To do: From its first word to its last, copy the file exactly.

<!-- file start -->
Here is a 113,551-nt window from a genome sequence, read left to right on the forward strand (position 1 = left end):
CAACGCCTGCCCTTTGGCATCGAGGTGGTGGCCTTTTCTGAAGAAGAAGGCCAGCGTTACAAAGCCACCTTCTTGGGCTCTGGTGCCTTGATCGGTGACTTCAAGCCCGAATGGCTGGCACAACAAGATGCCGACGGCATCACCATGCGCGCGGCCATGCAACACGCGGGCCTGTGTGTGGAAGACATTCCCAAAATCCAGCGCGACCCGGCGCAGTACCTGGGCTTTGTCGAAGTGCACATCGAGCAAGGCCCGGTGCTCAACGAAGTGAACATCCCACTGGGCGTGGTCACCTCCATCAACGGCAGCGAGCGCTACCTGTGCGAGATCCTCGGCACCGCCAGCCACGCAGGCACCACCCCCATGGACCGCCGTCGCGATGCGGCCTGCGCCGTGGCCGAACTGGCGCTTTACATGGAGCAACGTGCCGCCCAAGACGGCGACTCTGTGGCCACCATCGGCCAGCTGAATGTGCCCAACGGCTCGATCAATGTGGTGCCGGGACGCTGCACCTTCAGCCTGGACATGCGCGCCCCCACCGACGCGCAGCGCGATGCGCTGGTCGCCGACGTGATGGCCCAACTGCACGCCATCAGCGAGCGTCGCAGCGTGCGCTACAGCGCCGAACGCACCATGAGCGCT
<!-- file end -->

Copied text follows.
Here is a 113,551-nt window from a genome sequence, read left to right on the forward strand (position 1 = left end):
CAACGCCTGCCCTTTGGCATCGAGGTGGTGGCCTTTTCTGAAGAAGAAGGCCAGCGTTACAAAGCCACCTTCTTGGGCTCTGGTGCCTTGATCGGTGACTTCAAGCCCGAATGGCTGGCACAACAAGATGCCGACGGCATCACCATGCGCGCGGCCATGCAACACGCGGGCCTGTGTGTGGAAGACATTCCCAAAATCCAGCGCGACCCGGCGCAGTACCTGGGCTTTGTCGAAGTGCACATCGAGCAAGGCCCGGTGCTCAACGAAGTGAACATCCCACTGGGCGTGGTCACCTCCATCAACGGCAGCGAGCGCTACCTGTGCGAGATCCTCGGCACCGCCAGCCACGCAGGCACCACCCCCATGGACCGCCGTCGCGATGCGGCCTGCGCCGTGGCCGAACTGGCGCTTTACATGGAGCAACGTGCCGCCCAAGACGGCGACTCTGTGGCCACCATCGGCCAGCTGAATGTGCCCAACGGCTCGATCAATGTGGTGCCGGGACGCTGCACCTTCAGCCTGGACATGCGCGCCCCCACCGACGCGCAGCGCGATGCGCTGGTCGCCGACGTGATGGCCCAACTGCACGCCATCAGCGAGCGTCGCAGCGTGCGCTACAGCGCCGAACGCACCATGAGCGCT